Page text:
EPWS 310 - PLANT PATHOLOGY
Root and Stem Rots caused by Basidiomycetes
Basidiomycetes cause a wide range of root rot, stem rot, wood rot and decay diseases. These diseases are of particular importance to forestry and timber concerns but there are two very serious basidiomycete pathogens of agricultural crops, that are effectively sterile.
Rhizoctonia and Sclerotium!
These are wide -spread soil inhabitants that can grow saprophytically and do not usually produce any spores. They have been made to fruit in the lab under certain conditions and then they are shown to be Basidiomycetes in the genus Thanatephorus (Rhizoctonia) and Athelia (Sclerotium).
Both cause damping off and root and stem rot of many plants including both monocotyledonous and dicotyledonous. Both overwinter as sclerotia free or in plant material and also as mycelium.
Including black scurf of potato and many different kinds of diseases.
Disease cycle Figure 11-154
Both genera follow this life cycle. Both form sclerotia
They are necrotrophs and exceedingly common on all plants. Rhizoctonia is an aggressive fungus/saprophyte that can grow through the soil to a living host or fresh organic matter. It can also spread by root to root contact and to a lesser extent by tillage
Rhizoctonia mycelia is generally brown and has diagnostic right angle branching and a septa after the branch. Rhizoctonia has been separated on the basis of pathogenicity on specific hosts and Anastomosis Groups (AG). Fusion of two mycelial isolates indicates an anstomosis group. There are AG 1-9, and tester strains to help type the strains.
Different AG's cause different types of diseases, often geographically separated but this is still under investigation.
The fungus is cosmopolitan and temperature optima follow the local conditions usually.
Control as always sanitation. Favored by moist conditions, disease free seed, rotation to non-susceptible crops (cereals), standard avoidance for damping off (fast seedling emergence etc.), fungicides.
Fungicides work for specific diseases e.g. damping off in nursery situations etc.
Biocontrol is also being studied.
Behaves similar to Rhizoctonia, but generally produces black mycelia and produces rhizomorphs which are cord-like strands composed of many mycelia. Theses are often the colonizing entity. It grows on the surface of the ground under leaves or other litter, and will grow from plant to plant. It is slightly less aggressive than Rhizoctonia and doesn't produce damping off, but does cause stem rots. Is also a soil inhabitant, but less successful there than Rhizoctonia. It produces a simple disease and life cycle - mycelia-sclerotia-mycelia. Control is same as for Rhizoctonia.
Root Rot of Trees: Armillaria
The mushroom tree killer, very common in forest soils and forms honey colored gilled mushrooms around the base of affected trees. Causes root rot of forest and orchard trees. It is a common disease with a broad host range- any forest tree. Takes out one tree at a time. It grows up into the base of the tree under the bark, then grows in to and kills cambium and sapwood, then produces the mushroom around the tree. It overseasons as mycelia or rhizomorphs on roots in pathogenic phase. However the mushrooms still flourish after the tree dies. Rarely the basidiospores from the mushroom can infect, however most disease is spread through rhizomorphs and root to root.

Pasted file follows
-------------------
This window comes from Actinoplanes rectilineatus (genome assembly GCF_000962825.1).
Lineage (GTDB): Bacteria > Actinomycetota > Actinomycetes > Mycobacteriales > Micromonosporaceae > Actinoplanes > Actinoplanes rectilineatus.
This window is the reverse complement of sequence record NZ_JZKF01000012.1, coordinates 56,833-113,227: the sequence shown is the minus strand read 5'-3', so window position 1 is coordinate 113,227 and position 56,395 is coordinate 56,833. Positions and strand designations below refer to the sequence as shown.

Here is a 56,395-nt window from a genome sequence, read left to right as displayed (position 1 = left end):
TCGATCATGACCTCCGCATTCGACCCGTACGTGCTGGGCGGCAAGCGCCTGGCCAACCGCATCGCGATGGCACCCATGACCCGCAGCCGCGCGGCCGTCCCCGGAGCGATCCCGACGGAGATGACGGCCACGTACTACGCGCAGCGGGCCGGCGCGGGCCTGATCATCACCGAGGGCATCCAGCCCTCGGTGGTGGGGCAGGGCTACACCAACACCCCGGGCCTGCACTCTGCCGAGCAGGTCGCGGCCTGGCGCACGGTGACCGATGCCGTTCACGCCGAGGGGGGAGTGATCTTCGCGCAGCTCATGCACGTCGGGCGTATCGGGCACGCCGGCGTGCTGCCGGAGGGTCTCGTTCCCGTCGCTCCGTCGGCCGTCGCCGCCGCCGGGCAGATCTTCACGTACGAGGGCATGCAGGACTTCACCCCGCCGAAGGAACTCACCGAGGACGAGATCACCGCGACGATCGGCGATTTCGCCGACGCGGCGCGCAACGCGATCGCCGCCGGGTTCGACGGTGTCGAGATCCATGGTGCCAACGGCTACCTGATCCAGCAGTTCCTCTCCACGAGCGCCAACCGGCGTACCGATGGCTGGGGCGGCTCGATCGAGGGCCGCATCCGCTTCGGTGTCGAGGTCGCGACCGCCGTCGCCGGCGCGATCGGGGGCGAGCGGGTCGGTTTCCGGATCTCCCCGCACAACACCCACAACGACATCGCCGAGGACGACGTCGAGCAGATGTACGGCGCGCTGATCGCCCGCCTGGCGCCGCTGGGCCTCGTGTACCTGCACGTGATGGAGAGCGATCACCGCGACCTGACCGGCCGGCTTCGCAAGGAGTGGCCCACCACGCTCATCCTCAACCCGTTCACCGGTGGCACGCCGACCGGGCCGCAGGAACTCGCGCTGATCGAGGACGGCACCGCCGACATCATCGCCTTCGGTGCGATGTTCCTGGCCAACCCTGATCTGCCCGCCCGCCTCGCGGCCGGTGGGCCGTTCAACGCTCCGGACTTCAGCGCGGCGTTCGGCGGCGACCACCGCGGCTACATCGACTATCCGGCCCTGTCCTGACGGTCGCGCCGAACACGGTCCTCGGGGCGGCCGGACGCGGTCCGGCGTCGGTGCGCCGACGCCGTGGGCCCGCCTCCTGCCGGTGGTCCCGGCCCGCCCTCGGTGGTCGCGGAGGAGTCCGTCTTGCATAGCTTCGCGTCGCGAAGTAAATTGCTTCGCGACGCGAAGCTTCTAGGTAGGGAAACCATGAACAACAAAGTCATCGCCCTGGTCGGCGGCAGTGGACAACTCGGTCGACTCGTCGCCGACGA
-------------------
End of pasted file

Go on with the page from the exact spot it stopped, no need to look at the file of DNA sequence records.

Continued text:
The disease cycle is simple and the fungus survives as rhizomorphs (have structure black outside with white inside) and in dead wood.
Disease cycle Figure 11-158
Control not warranted in forests. In orchards, removal of affected trees and fumigation of soil where the tree was. Also remove dead stumps. Fungicides don't work.
Trees rely on fungi to live and grow. Ectomycorrhize are found on forest trees. These include many types of mushrooms and puffballs whose spores are wind disseminated. The fungi grow all over the feeder roots of the trees producing a mantle (blanket) that helps with nutrient absorption.
Basidiomycetes also cause wood rots. These cause huge losses to forests and to timber nurseries.
Heartwood rots - central wood of living trees. Can also infect the outer wood, sapwood of cut trees.
Brown rots - the fungi utilize the cell wall polysaccharides leaving the lignin and so brown and often cubical pattern and crumbly, infect softwoods (conifers)
White rots - decompose all components leaving spongy or stringy white material, infect hardwoods (oaks, maples etc.)
Wood staining fungi - blue stain fungi, and soft rot fungi are Ascomycetes and Deuteromycetes.
Heterobasidion (Fomes) - causes root and butt rot of living trees, has perennial basidiocarp (conk)
Polyporus - heart rot of living trees, also dead trees
Phellinus (Poria) - root rots on conifers and some hardwoods, brown cubical rot on lumber, annual basidiocarp
Peniophora - causes decay on conifer logs
Ganoderma - root and basal rot in conifers and hardwoods
Life cycle - All enter trees as mycelium or basidiospores, usually through wounds. The fungi spread up and down more than radially. Since they rot the center of the trunk, the tree may fall over with wind. These diseases are slow, and variable may take up to 50 years to kill a tree or may cause major damage in 5 years. The spores are carried by wind or rain.
Disease Cycle Figure 11-159
Control - Prevent introduction of pathogen into healthy stands of trees. Minimize wounding and prune with a flush cut. Treat wood in contact with soil with creosote or copper naphthanate. Can use biocontrol for Heterobasidion annosum - antagonistic bacteria applied to stumps or chain saw oil.